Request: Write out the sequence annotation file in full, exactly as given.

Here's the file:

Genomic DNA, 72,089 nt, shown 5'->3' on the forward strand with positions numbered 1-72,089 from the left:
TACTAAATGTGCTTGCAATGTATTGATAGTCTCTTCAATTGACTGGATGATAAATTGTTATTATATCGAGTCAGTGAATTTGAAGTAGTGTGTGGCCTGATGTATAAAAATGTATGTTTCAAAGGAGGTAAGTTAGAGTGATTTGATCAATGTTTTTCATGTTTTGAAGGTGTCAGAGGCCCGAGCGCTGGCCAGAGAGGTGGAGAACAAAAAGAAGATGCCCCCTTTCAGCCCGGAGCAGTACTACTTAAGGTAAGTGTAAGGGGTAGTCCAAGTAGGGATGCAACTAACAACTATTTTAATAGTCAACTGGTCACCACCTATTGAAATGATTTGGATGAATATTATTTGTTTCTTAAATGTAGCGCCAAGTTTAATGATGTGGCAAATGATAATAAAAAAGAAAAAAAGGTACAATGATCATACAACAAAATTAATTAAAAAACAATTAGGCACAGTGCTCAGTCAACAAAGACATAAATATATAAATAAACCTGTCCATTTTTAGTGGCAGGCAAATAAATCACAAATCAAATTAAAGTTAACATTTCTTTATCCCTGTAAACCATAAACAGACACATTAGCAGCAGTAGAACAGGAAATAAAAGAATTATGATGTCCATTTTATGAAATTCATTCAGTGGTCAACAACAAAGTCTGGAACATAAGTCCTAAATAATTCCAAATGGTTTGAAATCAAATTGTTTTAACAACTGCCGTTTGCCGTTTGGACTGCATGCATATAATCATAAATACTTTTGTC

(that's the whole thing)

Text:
Genomic DNA, 72,089 nt, shown 5'->3' on the forward strand with positions numbered 1-72,089 from the left:
TACTAAATGTGCTTGCAATGTATTGATAGTCTCTTCAATTGACTGGATGATAAATTGTTATTATATCGAGTCAGTGAATTTGAAGTAGTGTGTGGCCTGATGTATAAAAATGTATGTTTCAAAGGAGGTAAGTTAGAGTGATTTGATCAATGTTTTTCATGTTTTGAAGGTGTCAGAGGCCCGAGCGCTGGCCAGAGAGGTGGAGAACAAAAAGAAGATGCCCCCTTTCAGCCCGGAGCAGTACTACTTAAGGTAAGTGTAAGGGGTAGTCCAAGTAGGGATGCAACTAACAACTATTTTAATAGTCAACTGGTCACCACCTATTGAAATGATTTGGATGAATATTATTTGTTTCTTAAATGTAGCGCCAAGTTTAATGATGTGGCAAATGATAATAAAAAAGAAAAAAAGGTACAATGATCATACAACAAAATTAATTAAAAAACAATTAGGCACAGTGCTCAGTCAACAAAGACATAAATATATAAATAAACCTGTCCATTTTTAGTGGCAGGCAAATAAATCACAAATCAAATTAAAGTTAACATTTCTTTATCCCTGTAAACCATAAACAGACACATTAGCAGCAGTAGAACAGGAAATAAAAGAATTATGATGTCCATTTTATGAAATTCATTCAGTGGTCAACAACAAAGTCTGGAACATAAGTCCTAAATAATTCCAAATGGTTTGAAATCAAATTGTTTTAACAACTGCCGTTTGCCGTTTGGACTGCATGCATATAATCATAAATACTTTTGTC